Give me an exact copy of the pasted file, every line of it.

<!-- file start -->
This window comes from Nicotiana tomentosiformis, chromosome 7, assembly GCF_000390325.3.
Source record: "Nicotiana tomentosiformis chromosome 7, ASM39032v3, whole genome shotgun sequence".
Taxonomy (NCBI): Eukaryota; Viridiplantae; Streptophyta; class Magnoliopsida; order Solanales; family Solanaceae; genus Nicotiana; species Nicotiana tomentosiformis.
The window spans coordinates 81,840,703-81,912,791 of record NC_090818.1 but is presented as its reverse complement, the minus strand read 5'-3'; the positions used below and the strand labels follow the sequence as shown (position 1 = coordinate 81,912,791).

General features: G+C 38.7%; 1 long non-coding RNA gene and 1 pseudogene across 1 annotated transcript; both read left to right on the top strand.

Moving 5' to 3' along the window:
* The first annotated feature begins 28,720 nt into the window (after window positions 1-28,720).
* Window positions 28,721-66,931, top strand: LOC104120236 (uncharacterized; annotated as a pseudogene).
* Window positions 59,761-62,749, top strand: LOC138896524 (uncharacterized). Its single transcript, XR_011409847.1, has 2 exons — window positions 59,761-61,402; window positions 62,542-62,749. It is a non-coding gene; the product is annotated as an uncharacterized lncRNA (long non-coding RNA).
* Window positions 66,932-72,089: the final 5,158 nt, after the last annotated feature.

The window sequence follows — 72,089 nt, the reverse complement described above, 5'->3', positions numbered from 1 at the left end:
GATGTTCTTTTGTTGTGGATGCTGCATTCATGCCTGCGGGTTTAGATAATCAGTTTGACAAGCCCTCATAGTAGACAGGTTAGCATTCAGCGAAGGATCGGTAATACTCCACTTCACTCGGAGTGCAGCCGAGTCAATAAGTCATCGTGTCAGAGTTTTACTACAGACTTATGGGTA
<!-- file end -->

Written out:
This window comes from Nicotiana tomentosiformis, chromosome 7, assembly GCF_000390325.3.
Source record: "Nicotiana tomentosiformis chromosome 7, ASM39032v3, whole genome shotgun sequence".
Taxonomy (NCBI): Eukaryota; Viridiplantae; Streptophyta; class Magnoliopsida; order Solanales; family Solanaceae; genus Nicotiana; species Nicotiana tomentosiformis.
The window spans coordinates 81,840,703-81,912,791 of record NC_090818.1 but is presented as its reverse complement, the minus strand read 5'-3'; the positions used below and the strand labels follow the sequence as shown (position 1 = coordinate 81,912,791).

General features: G+C 38.7%; 1 long non-coding RNA gene and 1 pseudogene across 1 annotated transcript; both read left to right on the top strand.

Moving 5' to 3' along the window:
* The first annotated feature begins 28,720 nt into the window (after window positions 1-28,720).
* Window positions 28,721-66,931, top strand: LOC104120236 (uncharacterized; annotated as a pseudogene).
* Window positions 59,761-62,749, top strand: LOC138896524 (uncharacterized). Its single transcript, XR_011409847.1, has 2 exons — window positions 59,761-61,402; window positions 62,542-62,749. It is a non-coding gene; the product is annotated as an uncharacterized lncRNA (long non-coding RNA).
* Window positions 66,932-72,089: the final 5,158 nt, after the last annotated feature.

The window sequence follows — 72,089 nt, the reverse complement described above, 5'->3', positions numbered from 1 at the left end:
GATGTTCTTTTGTTGTGGATGCTGCATTCATGCCTGCGGGTTTAGATAATCAGTTTGACAAGCCCTCATAGTAGACAGGTTAGCATTCAGCGAAGGATCGGTAATACTCCACTTCACTCGGAGTGCAGCCGAGTCAATAAGTCATCGTGTCAGAGTTTTACTACAGACTTATGGGTA